Tuesday, 17 April 2012

17th April 1812: Colonel Fletcher's Manchester spy, John Bent, meets an Irish Rebel, Patrick Cannovan

On Friday 17th April, Colonel Ralph Fletcher's spy in Manchester, the cotton dealer John Bent or 'B' submitted another report.

Two days earlier, he had met with a man called Smith from Northenden. Smith was an activist who had been travelling as far as Congleton to further 'the business', and his group was receiving help from Stockport and were familiar with the use of arms.

Bent remarked that he felt the country was in a bad state: people openly damned the government, and that discontent was widespread, so much so that no one is surprised when such sentiments are expressed.

On the 16th, he had met a man called Eastwood from Burnley. Eastwood had observed that 'jacks' (i.e. Jacobins) were beginning to take an interest in affairs given the atmosphere. He and Bent discussed the situation at Accrington, noting that many of the 'bad set' of shawl printers in that town had left because business was so bad. They had gone to Scotland, where the trade was less mechanised.

At 7.00 p.m., Bent was passed a note, informing him that the Irish delegate, Patrick Cannovan, had arrived in Stockport, and he made his way there to meet him. They met with some others at an un-named public house on Edward Street, and Cannovan proceeded to relate to them his travels in Scotland and Ireland and dealings with underground Committees in Belfast and Glasgow. He related the numbers enrolled in 'the business' in each town that he learned about and spoke about the Belfast Committee in details and at length. The committee gave Cannovan £6 towards his expenses and pledged their support for anything that might occur in England.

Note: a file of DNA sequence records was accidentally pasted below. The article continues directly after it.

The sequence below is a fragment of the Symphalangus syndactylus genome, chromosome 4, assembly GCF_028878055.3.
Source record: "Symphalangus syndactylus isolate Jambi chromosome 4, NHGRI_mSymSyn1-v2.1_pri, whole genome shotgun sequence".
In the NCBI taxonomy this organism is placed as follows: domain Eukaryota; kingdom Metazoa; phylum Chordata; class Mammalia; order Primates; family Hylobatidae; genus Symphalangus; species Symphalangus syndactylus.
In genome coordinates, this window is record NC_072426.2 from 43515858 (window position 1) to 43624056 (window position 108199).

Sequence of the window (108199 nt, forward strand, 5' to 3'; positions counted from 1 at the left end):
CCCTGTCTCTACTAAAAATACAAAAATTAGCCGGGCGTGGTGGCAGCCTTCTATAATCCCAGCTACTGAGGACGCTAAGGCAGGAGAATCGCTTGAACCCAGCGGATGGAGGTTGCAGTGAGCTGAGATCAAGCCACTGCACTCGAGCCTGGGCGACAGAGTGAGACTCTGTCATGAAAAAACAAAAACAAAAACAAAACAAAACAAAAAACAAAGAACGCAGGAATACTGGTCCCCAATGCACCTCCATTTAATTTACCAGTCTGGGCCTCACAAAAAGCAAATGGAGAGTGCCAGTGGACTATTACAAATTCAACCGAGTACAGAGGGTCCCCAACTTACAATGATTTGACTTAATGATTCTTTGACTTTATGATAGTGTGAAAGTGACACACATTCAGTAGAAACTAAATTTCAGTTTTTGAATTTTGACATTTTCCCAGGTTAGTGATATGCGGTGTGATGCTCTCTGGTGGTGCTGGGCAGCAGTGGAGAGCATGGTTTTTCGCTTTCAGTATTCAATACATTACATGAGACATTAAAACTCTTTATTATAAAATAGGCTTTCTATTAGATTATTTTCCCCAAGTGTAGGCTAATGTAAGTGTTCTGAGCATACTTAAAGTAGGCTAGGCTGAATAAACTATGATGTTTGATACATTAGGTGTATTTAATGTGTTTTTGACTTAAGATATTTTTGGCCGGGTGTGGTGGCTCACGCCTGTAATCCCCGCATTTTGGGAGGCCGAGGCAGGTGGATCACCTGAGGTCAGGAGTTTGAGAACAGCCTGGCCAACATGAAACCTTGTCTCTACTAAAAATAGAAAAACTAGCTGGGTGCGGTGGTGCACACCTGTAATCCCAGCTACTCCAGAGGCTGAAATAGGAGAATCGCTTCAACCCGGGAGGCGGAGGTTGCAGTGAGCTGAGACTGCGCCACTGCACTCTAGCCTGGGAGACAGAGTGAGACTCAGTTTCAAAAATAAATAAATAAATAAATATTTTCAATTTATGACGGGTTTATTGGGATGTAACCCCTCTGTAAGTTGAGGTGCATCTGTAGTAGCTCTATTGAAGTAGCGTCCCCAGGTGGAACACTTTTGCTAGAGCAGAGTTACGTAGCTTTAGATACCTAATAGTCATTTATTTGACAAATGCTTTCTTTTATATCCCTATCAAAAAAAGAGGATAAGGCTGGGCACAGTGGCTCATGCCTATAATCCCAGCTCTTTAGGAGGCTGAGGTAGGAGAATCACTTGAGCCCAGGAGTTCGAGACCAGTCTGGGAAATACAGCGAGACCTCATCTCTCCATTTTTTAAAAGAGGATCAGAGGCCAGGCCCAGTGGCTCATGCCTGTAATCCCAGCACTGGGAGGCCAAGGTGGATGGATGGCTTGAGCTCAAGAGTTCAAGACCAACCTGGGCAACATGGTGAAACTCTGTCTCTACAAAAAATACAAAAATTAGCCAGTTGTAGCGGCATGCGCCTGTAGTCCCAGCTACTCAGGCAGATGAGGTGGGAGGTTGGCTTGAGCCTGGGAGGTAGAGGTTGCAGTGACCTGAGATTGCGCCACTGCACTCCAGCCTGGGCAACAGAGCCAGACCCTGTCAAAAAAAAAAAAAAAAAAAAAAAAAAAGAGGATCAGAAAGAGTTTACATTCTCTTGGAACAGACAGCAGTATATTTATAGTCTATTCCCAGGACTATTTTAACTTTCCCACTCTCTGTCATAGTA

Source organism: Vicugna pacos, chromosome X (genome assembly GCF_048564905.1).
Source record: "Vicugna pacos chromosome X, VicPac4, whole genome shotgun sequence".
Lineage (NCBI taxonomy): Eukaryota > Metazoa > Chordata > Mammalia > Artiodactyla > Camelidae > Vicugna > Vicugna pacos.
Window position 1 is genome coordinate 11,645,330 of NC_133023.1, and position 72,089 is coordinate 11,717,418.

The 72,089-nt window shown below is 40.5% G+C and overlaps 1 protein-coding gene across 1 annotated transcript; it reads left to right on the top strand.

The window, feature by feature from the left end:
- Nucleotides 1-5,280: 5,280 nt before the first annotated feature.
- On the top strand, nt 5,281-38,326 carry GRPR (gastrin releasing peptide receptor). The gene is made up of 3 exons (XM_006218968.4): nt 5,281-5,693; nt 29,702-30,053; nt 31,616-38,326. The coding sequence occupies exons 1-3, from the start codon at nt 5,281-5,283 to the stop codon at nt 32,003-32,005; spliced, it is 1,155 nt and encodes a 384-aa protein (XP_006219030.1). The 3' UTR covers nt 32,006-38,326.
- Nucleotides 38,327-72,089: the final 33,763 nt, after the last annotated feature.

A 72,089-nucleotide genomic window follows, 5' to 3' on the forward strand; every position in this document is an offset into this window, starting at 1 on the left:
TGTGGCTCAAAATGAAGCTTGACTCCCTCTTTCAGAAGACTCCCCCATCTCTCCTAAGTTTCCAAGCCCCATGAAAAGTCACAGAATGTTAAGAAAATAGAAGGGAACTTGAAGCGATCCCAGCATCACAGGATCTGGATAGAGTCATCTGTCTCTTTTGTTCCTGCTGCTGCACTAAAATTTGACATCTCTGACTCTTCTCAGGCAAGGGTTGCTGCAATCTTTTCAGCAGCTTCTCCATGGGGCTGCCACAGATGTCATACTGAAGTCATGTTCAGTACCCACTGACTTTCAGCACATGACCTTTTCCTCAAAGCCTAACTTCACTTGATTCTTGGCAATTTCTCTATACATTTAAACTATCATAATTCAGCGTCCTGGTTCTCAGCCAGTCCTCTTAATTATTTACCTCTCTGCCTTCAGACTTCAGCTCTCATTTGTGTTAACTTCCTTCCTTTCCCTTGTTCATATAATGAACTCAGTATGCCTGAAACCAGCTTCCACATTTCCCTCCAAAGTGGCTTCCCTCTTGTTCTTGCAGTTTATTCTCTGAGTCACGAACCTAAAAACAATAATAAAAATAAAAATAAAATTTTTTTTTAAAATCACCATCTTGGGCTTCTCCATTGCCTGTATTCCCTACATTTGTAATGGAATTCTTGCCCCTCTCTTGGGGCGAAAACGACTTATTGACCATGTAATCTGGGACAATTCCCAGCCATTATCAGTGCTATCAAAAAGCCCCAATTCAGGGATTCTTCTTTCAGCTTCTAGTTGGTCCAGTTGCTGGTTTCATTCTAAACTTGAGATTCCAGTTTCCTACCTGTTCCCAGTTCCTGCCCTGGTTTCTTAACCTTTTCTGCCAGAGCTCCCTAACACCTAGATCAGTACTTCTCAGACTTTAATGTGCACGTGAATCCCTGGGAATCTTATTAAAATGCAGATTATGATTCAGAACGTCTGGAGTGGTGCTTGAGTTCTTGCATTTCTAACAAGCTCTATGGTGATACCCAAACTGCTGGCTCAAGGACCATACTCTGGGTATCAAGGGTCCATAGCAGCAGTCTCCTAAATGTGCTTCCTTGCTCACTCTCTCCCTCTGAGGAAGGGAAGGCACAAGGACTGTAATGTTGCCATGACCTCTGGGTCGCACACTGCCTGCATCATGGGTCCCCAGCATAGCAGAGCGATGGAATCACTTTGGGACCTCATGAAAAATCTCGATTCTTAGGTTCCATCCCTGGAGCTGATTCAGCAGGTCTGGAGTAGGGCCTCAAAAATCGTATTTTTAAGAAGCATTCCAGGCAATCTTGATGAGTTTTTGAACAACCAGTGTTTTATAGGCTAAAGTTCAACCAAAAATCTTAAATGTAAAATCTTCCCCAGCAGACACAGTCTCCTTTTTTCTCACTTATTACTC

Bent stayed at his sister's overnight, and went to meet Cannovan again the next day, this time alone. They met at the Brown Bull on Hillgate, and talked in detail about Cannovan's dealing with a secret Committee in Dublin, who pledged their support for fellow Committees in England and Scotland. They talked of how the authorities in Ireland had seized arms and how they were hard to come by, which meant that Dublin castle would have to be seized to gain control. The Dublin Committee were so impressed with Cannovan that they gave him a silver medal with the word 'integrity' emblazoned on it. They met in a 'genteel house' on St Stephen's Green in the city where 'no one would suspect' them.

Cannovan told Bent he was due to leave for London on Monday 20th and planned to travel via Birmingham and return via Derby to take in as many towns as he cold before returning to Stockport.

In his report, Bent described Cannovan as "one of the dengerst men I heaver was with in all the that I have Been Concerned with", and revealed he had been an officer under General Holt in the 1798 rebellion in Ireland. He gave a physical description too: he stood 5 feet 10 inches high, with a wound on his left arm above the elbow, which he had shown to Bent. He was aged about 40, had a dark complexion, dark eyes and was slender, with a genteel appearance and a sharp nose, well-dressed in Black with Hessian boots. Bent said he spoke good English and was "free from the Irish Twang as maney of the Irish Make use of in their discors".

Bent's report can be found at HO 40/1/1. What is notable about this report is that despite the fact that extensive rioting had taken place in Stockport on the 14th of April, Bent does not remark upon it at all. Also, Bent seems to mix up the days and the dates in the report - he says he met Cannovan with others in Stockport on the evening 17th (Friday), but then goes on to say he stayed with his sister on Thursday and met Cannovan privately the next day at 10.00 a.m. I have assumed he was notified of Cannovan's presence and met him late on the 16th, stayed overnight at his sister's and then met him again privately the next day, this being Friday 17th.

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